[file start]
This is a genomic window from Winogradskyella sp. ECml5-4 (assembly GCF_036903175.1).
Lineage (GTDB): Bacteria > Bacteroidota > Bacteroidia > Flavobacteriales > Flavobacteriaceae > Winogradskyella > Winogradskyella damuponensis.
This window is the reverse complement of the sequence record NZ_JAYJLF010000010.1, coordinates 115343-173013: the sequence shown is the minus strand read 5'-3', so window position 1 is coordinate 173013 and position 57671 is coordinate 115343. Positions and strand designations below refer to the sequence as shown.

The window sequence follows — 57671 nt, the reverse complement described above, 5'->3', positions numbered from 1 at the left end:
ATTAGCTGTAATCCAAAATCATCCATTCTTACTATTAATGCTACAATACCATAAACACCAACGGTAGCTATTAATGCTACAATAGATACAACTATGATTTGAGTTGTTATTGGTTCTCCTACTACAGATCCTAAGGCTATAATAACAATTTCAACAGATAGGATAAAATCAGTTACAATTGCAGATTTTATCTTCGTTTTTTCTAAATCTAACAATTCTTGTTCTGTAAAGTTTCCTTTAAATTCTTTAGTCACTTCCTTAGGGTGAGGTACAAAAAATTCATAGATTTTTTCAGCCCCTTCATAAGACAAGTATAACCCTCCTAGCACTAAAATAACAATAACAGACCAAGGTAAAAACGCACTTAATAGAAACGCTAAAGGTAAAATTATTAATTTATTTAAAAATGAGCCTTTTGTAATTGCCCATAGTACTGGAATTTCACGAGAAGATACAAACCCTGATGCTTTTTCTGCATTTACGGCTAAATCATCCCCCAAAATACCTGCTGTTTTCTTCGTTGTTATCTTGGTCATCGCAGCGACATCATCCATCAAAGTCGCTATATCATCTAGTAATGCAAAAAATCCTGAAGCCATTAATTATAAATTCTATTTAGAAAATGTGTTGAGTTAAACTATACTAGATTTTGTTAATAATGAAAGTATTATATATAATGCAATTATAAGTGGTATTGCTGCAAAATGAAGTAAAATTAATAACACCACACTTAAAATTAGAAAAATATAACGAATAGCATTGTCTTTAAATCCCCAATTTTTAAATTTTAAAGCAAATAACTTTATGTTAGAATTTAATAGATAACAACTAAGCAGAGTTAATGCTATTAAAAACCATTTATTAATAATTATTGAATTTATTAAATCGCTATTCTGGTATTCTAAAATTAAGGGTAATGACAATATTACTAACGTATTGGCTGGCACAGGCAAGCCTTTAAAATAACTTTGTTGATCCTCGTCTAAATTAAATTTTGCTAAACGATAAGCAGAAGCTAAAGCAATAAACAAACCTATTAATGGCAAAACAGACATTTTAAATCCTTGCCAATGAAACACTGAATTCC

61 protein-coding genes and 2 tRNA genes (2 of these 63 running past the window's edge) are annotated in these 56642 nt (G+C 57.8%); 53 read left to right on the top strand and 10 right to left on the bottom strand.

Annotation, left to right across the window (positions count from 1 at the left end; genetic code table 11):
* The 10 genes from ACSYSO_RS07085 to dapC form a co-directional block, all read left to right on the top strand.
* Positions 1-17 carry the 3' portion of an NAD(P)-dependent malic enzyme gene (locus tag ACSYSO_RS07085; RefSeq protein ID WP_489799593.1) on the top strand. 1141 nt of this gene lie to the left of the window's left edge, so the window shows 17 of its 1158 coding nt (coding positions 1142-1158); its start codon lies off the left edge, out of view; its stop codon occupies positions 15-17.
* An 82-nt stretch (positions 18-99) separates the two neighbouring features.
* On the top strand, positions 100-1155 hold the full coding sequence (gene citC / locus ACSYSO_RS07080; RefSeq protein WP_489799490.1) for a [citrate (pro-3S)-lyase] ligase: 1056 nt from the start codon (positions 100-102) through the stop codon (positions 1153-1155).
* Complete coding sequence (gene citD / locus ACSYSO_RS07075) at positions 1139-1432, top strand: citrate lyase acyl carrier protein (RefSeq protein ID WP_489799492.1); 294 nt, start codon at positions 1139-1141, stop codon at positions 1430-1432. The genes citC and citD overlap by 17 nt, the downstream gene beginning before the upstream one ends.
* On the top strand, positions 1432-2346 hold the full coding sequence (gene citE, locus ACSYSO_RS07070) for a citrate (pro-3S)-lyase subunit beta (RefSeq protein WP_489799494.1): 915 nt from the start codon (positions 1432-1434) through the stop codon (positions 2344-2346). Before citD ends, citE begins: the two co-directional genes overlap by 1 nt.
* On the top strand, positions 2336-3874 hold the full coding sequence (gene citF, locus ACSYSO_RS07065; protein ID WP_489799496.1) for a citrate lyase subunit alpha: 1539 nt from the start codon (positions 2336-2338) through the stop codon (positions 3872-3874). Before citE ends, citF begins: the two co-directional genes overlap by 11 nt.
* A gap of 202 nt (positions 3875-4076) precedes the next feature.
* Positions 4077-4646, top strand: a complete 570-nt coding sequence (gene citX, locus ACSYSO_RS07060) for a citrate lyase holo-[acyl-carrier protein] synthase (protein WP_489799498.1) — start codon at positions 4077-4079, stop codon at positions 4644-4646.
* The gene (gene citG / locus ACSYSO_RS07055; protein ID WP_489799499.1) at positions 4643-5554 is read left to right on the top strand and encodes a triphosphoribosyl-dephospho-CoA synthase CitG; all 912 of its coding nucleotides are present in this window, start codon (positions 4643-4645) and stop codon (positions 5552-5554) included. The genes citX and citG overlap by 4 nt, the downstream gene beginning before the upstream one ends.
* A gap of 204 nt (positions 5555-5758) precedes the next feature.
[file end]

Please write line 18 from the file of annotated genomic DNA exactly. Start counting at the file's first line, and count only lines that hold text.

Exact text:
* A gap of 204 nt (positions 5555-5758) precedes the next feature.